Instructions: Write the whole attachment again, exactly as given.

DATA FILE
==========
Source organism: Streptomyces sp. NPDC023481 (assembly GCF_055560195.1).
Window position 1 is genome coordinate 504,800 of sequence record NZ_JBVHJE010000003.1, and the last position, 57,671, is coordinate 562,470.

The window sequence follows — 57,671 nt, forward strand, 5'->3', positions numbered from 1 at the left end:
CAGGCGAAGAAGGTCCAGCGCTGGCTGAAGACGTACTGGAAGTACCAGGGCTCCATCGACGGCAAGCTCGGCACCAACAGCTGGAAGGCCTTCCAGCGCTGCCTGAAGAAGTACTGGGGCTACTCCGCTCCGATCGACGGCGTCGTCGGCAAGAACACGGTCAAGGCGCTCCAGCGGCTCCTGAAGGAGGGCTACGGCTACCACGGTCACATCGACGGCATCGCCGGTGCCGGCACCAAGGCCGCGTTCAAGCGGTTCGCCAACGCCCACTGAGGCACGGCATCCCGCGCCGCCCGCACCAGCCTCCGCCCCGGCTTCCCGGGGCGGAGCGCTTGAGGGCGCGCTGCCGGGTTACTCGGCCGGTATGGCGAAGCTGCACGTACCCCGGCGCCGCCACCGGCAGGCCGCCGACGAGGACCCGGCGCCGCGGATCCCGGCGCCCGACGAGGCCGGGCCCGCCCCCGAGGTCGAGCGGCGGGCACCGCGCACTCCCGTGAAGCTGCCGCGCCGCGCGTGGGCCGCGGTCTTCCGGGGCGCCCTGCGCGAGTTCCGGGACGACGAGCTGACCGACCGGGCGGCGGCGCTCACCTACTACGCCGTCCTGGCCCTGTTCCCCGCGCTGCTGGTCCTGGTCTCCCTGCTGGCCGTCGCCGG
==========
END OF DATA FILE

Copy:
Source organism: Streptomyces sp. NPDC023481 (assembly GCF_055560195.1).
Window position 1 is genome coordinate 504,800 of sequence record NZ_JBVHJE010000003.1, and the last position, 57,671, is coordinate 562,470.

The window sequence follows — 57,671 nt, forward strand, 5'->3', positions numbered from 1 at the left end:
CAGGCGAAGAAGGTCCAGCGCTGGCTGAAGACGTACTGGAAGTACCAGGGCTCCATCGACGGCAAGCTCGGCACCAACAGCTGGAAGGCCTTCCAGCGCTGCCTGAAGAAGTACTGGGGCTACTCCGCTCCGATCGACGGCGTCGTCGGCAAGAACACGGTCAAGGCGCTCCAGCGGCTCCTGAAGGAGGGCTACGGCTACCACGGTCACATCGACGGCATCGCCGGTGCCGGCACCAAGGCCGCGTTCAAGCGGTTCGCCAACGCCCACTGAGGCACGGCATCCCGCGCCGCCCGCACCAGCCTCCGCCCCGGCTTCCCGGGGCGGAGCGCTTGAGGGCGCGCTGCCGGGTTACTCGGCCGGTATGGCGAAGCTGCACGTACCCCGGCGCCGCCACCGGCAGGCCGCCGACGAGGACCCGGCGCCGCGGATCCCGGCGCCCGACGAGGCCGGGCCCGCCCCCGAGGTCGAGCGGCGGGCACCGCGCACTCCCGTGAAGCTGCCGCGCCGCGCGTGGGCCGCGGTCTTCCGGGGCGCCCTGCGCGAGTTCCGGGACGACGAGCTGACCGACCGGGCGGCGGCGCTCACCTACTACGCCGTCCTGGCCCTGTTCCCCGCGCTGCTGGTCCTGGTCTCCCTGCTGGCCGTCGCCGG